The U.S. Postal Service established its Mail Processing Variance (MPV) model in fiscal year (FY) 2011 to measure annual mail processing operational performance and efficiency.
The MPV model is a management tool that calculates mail processing productivity by dividing total mailpieces handled by workhours. The MPV model calculates national annual targets by excluding the top 10 percent most efficient facilities and the bottom 10 percent least efficient facilities, and averaging the productivities of the remaining top 25 percent most efficient facilities. Management uses model results to measure the mail processing productivity of all facilities in relation to the targets.
Our objective was to determine if the Postal Service effectively used the MPV model to increase mail processing productivity.
What the OIG Found
We determined the Postal Service did not effectively use the MPV model to increase mail processing productivity. From FYs 2014 to 2016, the Postal Service’s mail processing productivity declined by almost 10 percent. According to Headquarters Network Operations management, the changes in productivity were due to mismanaging workhours and not ensuring that employees are recording their workhours in the correct operation.
We surveyed the plant managers of all of the 256 facilities in the MPV model about their use of the MPV model. We specifically questioned their familiarity with and use of the MPV model; whether it helps them evaluate and improve productivity and staffing and identify incorrect workhours; and whether they knew their FY 2016 productivity and MPV targets and if the targets were attainable.
We found correlations between the plant managers’ answers and the changes in facility productivity from FYs 2015 to 2016. For respondents who said they used the MPV model more frequently and found it helpful, productivity only decreased by 2.68 percent. For respondents who said they sometimes used the model and found it helpful, productivity decreased by 4.84 percent. Finally for those respondents who said they used the model less frequently or not at all or found it only slightly helpful, productivity decreased by 9.03 percent. If the Postal Service were to use the model more frequently, we estimate it could save over 2.8 million workhours annually, or almost $120 million.
In addition, management could create more facility-specific and achievable MPV productivity targets. These MPV targets could include recognizing facility differences such as types of mail processed, types of processing machines used, mail volume, and facility size. These factors impact productivity and allow for easier evaluation of individual facility performance compared to productivity targets.
We found that no facility achieved all of the productivity targets for FY 2016. Additionally, on average, about 22 of the 256 processing facilities, or less than 9 percent, met any FY 2016 MPV productivity targets. Headquarters Continuous Improvement management said this was not an issue because facility managers are not expected to meet MPV targets and mail processing facility managers should use the MPV model to compare their productivity to previous periods and improve it.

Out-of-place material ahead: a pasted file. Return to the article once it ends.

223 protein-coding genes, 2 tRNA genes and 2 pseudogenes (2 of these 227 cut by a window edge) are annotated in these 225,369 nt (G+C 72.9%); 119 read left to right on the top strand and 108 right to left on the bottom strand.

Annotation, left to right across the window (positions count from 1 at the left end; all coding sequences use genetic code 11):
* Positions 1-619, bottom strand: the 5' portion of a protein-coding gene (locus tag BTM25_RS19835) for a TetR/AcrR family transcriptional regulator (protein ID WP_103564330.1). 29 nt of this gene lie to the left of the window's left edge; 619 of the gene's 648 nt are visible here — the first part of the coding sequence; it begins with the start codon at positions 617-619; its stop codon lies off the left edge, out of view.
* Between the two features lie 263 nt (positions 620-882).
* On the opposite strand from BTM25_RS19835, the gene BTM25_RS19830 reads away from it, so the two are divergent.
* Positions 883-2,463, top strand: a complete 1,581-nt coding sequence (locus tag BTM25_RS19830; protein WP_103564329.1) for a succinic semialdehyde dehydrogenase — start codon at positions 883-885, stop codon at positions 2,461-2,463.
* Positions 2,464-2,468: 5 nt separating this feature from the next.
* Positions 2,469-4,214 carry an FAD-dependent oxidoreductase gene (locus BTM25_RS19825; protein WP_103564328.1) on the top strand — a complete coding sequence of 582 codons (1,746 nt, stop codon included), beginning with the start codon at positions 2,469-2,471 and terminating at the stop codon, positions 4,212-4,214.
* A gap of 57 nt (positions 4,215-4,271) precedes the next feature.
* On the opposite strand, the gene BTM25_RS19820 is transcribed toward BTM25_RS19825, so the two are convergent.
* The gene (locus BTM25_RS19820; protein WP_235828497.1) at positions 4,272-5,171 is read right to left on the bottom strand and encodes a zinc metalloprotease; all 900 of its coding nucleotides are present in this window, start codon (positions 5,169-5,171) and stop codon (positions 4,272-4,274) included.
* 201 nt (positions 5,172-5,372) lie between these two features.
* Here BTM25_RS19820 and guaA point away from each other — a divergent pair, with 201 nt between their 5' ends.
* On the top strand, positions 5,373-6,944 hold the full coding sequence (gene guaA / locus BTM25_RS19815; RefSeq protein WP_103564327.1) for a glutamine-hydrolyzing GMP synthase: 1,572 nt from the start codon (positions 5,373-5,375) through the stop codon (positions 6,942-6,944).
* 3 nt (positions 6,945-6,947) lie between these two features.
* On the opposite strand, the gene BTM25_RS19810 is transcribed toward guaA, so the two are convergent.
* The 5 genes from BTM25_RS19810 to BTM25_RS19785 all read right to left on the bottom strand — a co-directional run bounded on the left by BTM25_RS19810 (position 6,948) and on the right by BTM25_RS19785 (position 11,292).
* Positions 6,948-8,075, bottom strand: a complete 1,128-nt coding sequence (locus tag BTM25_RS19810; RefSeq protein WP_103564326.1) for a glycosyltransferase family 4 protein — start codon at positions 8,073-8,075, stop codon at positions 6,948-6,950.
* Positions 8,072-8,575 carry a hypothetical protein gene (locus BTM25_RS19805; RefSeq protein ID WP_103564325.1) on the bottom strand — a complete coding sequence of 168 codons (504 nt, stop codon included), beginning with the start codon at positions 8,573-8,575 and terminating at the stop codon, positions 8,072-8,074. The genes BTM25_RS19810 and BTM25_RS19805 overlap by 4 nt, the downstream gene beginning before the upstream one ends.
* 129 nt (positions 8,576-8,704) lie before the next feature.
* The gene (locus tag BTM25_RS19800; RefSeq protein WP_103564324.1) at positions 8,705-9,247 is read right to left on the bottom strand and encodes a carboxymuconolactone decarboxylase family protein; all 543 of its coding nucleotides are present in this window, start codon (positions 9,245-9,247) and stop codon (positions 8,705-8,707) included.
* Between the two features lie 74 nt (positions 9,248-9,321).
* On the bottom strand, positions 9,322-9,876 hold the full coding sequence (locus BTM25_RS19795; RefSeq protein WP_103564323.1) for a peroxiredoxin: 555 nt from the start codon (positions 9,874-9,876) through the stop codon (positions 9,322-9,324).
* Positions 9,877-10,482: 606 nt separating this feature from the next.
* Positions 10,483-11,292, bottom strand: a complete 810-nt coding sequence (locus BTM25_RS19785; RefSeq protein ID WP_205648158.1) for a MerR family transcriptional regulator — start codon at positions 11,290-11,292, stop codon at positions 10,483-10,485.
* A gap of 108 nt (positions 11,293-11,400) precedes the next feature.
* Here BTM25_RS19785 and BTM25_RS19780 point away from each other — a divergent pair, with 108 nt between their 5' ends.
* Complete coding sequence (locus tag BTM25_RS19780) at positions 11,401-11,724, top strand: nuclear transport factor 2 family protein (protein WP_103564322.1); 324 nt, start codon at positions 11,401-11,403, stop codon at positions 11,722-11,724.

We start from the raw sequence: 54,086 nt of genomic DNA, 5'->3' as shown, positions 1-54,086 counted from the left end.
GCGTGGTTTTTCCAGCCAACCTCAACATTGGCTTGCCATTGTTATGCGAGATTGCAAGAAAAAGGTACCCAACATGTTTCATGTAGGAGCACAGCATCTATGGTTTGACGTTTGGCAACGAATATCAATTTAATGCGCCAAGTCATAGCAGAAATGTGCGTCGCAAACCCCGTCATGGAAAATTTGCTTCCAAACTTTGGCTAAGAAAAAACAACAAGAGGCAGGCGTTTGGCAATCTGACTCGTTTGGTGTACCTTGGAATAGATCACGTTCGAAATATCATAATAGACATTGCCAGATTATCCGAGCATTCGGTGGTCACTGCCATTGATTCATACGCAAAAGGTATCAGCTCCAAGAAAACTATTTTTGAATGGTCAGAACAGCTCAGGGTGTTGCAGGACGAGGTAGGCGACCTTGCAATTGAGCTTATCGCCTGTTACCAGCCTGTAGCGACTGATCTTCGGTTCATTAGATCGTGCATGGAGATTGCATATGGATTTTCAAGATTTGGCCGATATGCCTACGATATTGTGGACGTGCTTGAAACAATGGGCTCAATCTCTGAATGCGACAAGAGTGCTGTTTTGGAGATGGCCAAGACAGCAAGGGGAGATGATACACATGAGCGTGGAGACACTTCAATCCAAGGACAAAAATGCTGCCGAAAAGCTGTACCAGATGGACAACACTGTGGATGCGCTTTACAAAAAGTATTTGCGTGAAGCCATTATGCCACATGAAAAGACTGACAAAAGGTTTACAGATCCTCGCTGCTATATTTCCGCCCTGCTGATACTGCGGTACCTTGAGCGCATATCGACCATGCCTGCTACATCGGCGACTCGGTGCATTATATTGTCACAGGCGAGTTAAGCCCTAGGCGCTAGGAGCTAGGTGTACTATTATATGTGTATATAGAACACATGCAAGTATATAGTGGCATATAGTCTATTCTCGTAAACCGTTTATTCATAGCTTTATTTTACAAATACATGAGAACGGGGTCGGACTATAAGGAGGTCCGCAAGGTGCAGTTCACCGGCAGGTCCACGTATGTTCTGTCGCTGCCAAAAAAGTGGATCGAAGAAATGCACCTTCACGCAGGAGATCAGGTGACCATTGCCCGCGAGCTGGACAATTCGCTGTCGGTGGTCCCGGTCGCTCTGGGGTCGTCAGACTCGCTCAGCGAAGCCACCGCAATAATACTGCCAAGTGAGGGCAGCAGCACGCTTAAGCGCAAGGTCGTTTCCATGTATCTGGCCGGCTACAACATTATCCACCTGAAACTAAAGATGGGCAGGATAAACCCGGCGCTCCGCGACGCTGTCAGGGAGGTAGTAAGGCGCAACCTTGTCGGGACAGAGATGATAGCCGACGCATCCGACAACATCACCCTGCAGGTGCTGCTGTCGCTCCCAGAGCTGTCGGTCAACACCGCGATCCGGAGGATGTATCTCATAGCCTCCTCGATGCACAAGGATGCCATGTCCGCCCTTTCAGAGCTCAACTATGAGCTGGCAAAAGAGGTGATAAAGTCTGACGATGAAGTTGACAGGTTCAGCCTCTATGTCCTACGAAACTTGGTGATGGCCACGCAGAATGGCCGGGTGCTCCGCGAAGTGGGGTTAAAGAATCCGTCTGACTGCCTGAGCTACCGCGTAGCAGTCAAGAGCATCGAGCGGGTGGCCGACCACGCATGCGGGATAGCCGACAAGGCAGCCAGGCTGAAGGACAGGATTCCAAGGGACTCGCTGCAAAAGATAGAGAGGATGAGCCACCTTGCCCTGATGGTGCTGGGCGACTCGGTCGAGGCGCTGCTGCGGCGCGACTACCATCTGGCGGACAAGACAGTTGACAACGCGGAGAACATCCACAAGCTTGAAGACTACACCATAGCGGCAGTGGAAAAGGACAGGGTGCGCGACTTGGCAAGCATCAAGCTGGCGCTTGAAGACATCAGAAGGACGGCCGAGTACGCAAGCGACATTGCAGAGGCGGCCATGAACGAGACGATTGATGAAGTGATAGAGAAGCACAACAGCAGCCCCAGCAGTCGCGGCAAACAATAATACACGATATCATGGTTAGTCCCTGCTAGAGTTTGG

Headquarters Network Operations management also told us they notify area vice presidents weekly of facilities with the most opportunity for improvement based on the MPV model. Even though Headquarters Network Operations management is making areas aware of opportunities for improvement, when mail processing facility managers do not use the model and do not have specific and achievable productivity targets it is unlikely that productivity will increase.
During our audit we noted that Headquarters Network Operations management has not updated Handbook M-32, Management Operating Data System, since March 2009. The handbook does not include the 79 mail processing operations that have since been created but does include 271 such operations that are no longer in use. Postal Service personnel use the handbook as a guide for correctly recording Management Operating Data System volume, workload, and workhours. This information is used in the MPV model to evaluate operational performance.
Headquarters Network Operations management could not provide a reason for not updating the handbook and said they maintain current Management Operating Data System operating numbers on a web page. When mail processing operation numbers are incorrect there is reduced assurance that the MPV model contains accurate data for measuring mail processing operational performance.
What the OIG Recommended
We recommended Postal Service management develop and implement an MPV model usage policy and training for mail processing managers to improve operational efficiency; evaluate developing specific MPV targets for similar mail processing facilities based on type of mail processed, type of processing machines used, mail volume, and facility size; and update Handbook M-32 to reflect all current mail processing operation numbers.